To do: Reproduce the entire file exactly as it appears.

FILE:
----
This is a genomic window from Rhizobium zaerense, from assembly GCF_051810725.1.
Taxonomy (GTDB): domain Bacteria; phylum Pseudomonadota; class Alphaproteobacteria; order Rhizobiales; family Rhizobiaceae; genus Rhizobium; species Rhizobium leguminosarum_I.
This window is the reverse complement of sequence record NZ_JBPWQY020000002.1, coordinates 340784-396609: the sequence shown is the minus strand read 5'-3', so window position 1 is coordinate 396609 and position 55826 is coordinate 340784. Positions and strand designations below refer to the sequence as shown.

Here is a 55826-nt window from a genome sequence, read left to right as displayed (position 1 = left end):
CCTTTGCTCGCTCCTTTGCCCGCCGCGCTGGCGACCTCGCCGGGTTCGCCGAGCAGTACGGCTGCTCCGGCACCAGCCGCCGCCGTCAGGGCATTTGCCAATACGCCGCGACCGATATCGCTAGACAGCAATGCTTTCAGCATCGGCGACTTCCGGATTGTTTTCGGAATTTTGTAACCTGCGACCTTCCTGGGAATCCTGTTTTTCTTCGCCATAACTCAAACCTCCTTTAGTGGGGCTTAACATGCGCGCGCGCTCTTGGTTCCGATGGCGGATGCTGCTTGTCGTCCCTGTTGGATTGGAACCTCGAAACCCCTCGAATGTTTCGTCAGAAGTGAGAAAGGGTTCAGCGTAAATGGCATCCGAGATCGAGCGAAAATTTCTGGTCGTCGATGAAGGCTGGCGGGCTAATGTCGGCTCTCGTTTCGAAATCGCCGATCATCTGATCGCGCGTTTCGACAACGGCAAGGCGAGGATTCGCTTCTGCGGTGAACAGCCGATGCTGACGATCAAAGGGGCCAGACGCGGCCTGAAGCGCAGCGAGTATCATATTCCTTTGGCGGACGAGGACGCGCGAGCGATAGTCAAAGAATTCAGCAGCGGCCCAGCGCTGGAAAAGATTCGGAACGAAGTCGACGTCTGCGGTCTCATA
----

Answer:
This is a genomic window from Rhizobium zaerense, from assembly GCF_051810725.1.
Taxonomy (GTDB): domain Bacteria; phylum Pseudomonadota; class Alphaproteobacteria; order Rhizobiales; family Rhizobiaceae; genus Rhizobium; species Rhizobium leguminosarum_I.
This window is the reverse complement of sequence record NZ_JBPWQY020000002.1, coordinates 340784-396609: the sequence shown is the minus strand read 5'-3', so window position 1 is coordinate 396609 and position 55826 is coordinate 340784. Positions and strand designations below refer to the sequence as shown.

Here is a 55826-nt window from a genome sequence, read left to right as displayed (position 1 = left end):
CCTTTGCTCGCTCCTTTGCCCGCCGCGCTGGCGACCTCGCCGGGTTCGCCGAGCAGTACGGCTGCTCCGGCACCAGCCGCCGCCGTCAGGGCATTTGCCAATACGCCGCGACCGATATCGCTAGACAGCAATGCTTTCAGCATCGGCGACTTCCGGATTGTTTTCGGAATTTTGTAACCTGCGACCTTCCTGGGAATCCTGTTTTTCTTCGCCATAACTCAAACCTCCTTTAGTGGGGCTTAACATGCGCGCGCGCTCTTGGTTCCGATGGCGGATGCTGCTTGTCGTCCCTGTTGGATTGGAACCTCGAAACCCCTCGAATGTTTCGTCAGAAGTGAGAAAGGGTTCAGCGTAAATGGCATCCGAGATCGAGCGAAAATTTCTGGTCGTCGATGAAGGCTGGCGGGCTAATGTCGGCTCTCGTTTCGAAATCGCCGATCATCTGATCGCGCGTTTCGACAACGGCAAGGCGAGGATTCGCTTCTGCGGTGAACAGCCGATGCTGACGATCAAAGGGGCCAGACGCGGCCTGAAGCGCAGCGAGTATCATATTCCTTTGGCGGACGAGGACGCGCGAGCGATAGTCAAAGAATTCAGCAGCGGCCCAGCGCTGGAAAAGATTCGGAACGAAGTCGACGTCTGCGGTCTCATA